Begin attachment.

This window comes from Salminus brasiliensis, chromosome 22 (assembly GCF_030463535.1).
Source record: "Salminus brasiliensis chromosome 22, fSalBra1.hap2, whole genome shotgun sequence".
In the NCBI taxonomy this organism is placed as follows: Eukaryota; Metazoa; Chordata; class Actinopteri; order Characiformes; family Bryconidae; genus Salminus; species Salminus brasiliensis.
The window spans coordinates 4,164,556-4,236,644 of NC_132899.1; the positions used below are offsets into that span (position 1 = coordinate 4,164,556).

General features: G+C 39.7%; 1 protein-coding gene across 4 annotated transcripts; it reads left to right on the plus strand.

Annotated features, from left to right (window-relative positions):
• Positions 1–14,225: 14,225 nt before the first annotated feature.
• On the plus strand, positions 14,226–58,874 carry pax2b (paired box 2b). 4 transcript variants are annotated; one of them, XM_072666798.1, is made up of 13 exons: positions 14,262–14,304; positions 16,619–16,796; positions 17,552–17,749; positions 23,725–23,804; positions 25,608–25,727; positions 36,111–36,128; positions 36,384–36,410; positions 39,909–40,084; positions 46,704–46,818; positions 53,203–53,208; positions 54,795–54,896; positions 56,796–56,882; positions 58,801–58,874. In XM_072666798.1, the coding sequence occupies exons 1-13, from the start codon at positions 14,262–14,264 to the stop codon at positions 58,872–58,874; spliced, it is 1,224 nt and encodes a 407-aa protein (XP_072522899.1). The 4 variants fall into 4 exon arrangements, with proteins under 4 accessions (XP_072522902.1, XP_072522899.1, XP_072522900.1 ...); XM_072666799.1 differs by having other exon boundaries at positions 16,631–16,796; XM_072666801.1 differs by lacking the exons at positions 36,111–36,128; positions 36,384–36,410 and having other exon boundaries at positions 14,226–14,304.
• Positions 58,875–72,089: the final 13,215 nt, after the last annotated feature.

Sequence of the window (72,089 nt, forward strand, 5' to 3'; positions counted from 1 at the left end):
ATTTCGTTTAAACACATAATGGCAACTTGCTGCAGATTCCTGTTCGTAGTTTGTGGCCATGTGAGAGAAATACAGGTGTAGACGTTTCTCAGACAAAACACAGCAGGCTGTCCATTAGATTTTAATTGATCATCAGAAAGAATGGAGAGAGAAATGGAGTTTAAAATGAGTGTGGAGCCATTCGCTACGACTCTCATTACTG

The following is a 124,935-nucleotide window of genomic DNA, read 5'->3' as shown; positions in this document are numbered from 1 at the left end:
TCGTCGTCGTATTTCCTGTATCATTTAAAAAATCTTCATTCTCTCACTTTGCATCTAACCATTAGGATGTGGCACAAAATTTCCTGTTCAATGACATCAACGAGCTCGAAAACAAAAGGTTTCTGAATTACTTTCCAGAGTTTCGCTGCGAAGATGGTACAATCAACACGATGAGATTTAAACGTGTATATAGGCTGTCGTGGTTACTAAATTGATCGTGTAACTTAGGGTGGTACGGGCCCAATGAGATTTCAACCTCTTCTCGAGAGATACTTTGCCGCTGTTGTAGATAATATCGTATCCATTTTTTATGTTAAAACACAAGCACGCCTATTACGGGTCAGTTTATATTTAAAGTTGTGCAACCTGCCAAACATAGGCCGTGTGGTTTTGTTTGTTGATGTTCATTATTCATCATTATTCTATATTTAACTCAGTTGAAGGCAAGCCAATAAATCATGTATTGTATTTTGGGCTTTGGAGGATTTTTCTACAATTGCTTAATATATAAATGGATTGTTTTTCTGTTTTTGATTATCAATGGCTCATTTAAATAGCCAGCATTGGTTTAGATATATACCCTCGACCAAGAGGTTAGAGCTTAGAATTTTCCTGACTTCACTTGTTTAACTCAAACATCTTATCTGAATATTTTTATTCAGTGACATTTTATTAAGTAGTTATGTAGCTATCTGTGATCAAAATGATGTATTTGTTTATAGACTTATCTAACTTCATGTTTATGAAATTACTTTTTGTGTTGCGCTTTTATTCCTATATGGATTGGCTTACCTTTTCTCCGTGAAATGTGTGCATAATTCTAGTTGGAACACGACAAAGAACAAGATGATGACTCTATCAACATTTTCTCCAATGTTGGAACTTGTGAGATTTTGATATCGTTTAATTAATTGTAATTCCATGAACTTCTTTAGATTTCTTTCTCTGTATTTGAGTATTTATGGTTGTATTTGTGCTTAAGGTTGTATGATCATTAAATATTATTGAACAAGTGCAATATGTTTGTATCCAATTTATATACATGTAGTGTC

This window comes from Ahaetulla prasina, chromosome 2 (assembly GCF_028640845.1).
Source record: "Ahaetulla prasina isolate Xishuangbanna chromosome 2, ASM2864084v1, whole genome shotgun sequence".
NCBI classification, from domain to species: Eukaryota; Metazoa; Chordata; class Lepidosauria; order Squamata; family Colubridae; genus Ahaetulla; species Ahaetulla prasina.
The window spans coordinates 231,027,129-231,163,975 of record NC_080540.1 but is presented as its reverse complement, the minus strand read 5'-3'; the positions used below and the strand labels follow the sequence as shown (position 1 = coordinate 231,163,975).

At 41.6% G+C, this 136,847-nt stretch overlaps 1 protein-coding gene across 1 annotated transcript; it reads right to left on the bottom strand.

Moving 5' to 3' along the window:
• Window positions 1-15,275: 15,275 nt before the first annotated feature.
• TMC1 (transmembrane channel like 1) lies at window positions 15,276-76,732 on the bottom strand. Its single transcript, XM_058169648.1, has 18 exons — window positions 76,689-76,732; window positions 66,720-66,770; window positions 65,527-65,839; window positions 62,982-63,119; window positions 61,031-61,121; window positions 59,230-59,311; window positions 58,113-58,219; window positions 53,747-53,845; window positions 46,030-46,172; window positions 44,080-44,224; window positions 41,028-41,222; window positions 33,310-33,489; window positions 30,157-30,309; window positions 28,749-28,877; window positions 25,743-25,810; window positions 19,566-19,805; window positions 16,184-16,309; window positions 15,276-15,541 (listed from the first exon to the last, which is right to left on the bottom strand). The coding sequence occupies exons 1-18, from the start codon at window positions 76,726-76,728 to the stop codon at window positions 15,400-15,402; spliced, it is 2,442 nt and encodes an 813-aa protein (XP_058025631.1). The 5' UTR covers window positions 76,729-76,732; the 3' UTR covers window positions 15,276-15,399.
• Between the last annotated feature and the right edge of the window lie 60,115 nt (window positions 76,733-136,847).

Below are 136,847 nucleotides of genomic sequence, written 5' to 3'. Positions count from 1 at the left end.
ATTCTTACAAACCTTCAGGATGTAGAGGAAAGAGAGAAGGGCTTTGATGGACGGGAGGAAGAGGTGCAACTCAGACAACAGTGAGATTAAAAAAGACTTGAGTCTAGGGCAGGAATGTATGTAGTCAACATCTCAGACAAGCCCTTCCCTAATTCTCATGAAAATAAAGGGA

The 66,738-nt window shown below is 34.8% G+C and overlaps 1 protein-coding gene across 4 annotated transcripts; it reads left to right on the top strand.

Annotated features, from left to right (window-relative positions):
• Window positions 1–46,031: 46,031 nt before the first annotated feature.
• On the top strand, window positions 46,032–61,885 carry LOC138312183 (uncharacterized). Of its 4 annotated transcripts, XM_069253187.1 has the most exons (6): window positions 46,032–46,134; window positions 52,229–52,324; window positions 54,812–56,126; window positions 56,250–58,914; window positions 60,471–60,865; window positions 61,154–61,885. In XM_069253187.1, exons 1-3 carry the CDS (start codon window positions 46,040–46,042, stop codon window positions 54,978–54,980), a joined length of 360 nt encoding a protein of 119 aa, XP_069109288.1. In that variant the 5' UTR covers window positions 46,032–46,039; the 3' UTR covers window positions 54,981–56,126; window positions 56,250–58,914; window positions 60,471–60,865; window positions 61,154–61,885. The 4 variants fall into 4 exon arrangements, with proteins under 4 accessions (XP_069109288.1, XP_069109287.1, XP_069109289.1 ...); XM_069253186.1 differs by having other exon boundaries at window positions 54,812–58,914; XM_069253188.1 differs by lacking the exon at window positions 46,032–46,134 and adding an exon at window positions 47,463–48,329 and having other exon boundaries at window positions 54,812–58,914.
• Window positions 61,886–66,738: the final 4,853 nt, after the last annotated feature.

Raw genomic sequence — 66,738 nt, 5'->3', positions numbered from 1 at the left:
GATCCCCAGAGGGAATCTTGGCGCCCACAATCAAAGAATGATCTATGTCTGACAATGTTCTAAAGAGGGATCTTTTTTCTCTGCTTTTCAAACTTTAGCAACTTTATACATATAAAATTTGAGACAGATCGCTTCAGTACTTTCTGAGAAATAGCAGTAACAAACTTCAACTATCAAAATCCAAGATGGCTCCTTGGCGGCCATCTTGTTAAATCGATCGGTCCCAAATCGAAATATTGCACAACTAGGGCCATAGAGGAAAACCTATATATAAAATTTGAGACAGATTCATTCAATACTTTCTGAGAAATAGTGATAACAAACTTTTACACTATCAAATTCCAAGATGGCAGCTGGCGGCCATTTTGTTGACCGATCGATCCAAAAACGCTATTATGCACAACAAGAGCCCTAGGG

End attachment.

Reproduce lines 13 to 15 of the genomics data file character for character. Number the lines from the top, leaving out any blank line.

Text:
TCGTCGTCGTATTTCCTGTATCATTTAAAAAATCTTCATTCTCTCACTTTGCATCTAACCATTAGGATGTGGCACAAAATTTCCTGTTCAATGACATCAACGAGCTCGAAAACAAAAGGTTTCTGAATTACTTTCCAGAGTTTCGCTGCGAAGATGGTACAATCAACACGATGAGATTTAAACGTGTATATAGGCTGTCGTGGTTACTAAATTGATCGTGTAACTTAGGGTGGTACGGGCCCAATGAGATTTCAACCTCTTCTCGAGAGATACTTTGCCGCTGTTGTAGATAATATCGTATCCATTTTTTATGTTAAAACACAAGCACGCCTATTACGGGTCAGTTTATATTTAAAGTTGTGCAACCTGCCAAACATAGGCCGTGTGGTTTTGTTTGTTGATGTTCATTATTCATCATTATTCTATATTTAACTCAGTTGAAGGCAAGCCAATAAATCATGTATTGTATTTTGGGCTTTGGAGGATTTTTCTACAATTGCTTAATATATAAATGGATTGTTTTTCTGTTTTTGATTATCAATGGCTCATTTAAATAGCCAGCATTGGTTTAGATATATACCCTCGACCAAGAGGTTAGAGCTTAGAATTTTCCTGACTTCACTTGTTTAACTCAAACATCTTATCTGAATATTTTTATTCAGTGACATTTTATTAAGTAGTTATGTAGCTATCTGTGATCAAAATGATGTATTTGTTTATAGACTTATCTAACTTCATGTTTATGAAATTACTTTTTGTGTTGCGCTTTTATTCCTATATGGATTGGCTTACCTTTTCTCCGTGAAATGTGTGCATAATTCTAGTTGGAACACGACAAAGAACAAGATGATGACTCTATCAACATTTTCTCCAATGTTGGAACTTGTGAGATTTTGATATCGTTTAATTAATTGTAATTCCATGAACTTCTTTAGATTTCTTTCTCTGTATTTGAGTATTTATGGTTGTATTTGTGCTTAAGGTTGTATGATCATTAAATATTATTGAACAAGTGCAATATGTTTGTATCCAATTTATATACATGTAGTGTC

This window comes from Ahaetulla prasina, chromosome 2 (assembly GCF_028640845.1).
Source record: "Ahaetulla prasina isolate Xishuangbanna chromosome 2, ASM2864084v1, whole genome shotgun sequence".